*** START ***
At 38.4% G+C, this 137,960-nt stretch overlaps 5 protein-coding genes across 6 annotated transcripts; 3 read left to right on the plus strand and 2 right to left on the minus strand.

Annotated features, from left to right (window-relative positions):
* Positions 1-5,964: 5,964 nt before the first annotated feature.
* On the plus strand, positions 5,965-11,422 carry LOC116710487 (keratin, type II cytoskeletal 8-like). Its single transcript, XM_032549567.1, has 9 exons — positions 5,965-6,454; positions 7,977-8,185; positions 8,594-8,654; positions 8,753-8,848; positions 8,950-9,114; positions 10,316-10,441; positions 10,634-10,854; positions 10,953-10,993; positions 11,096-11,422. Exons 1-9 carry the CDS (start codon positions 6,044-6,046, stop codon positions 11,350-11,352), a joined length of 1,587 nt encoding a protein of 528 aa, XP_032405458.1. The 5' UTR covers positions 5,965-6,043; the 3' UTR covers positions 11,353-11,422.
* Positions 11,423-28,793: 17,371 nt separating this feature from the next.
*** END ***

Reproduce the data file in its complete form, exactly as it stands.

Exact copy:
At 38.4% G+C, this 137,960-nt stretch overlaps 5 protein-coding genes across 6 annotated transcripts; 3 read left to right on the plus strand and 2 right to left on the minus strand.

Annotated features, from left to right (window-relative positions):
* Positions 1-5,964: 5,964 nt before the first annotated feature.
* On the plus strand, positions 5,965-11,422 carry LOC116710487 (keratin, type II cytoskeletal 8-like). Its single transcript, XM_032549567.1, has 9 exons — positions 5,965-6,454; positions 7,977-8,185; positions 8,594-8,654; positions 8,753-8,848; positions 8,950-9,114; positions 10,316-10,441; positions 10,634-10,854; positions 10,953-10,993; positions 11,096-11,422. Exons 1-9 carry the CDS (start codon positions 6,044-6,046, stop codon positions 11,350-11,352), a joined length of 1,587 nt encoding a protein of 528 aa, XP_032405458.1. The 5' UTR covers positions 5,965-6,043; the 3' UTR covers positions 11,353-11,422.
* Positions 11,423-28,793: 17,371 nt separating this feature from the next.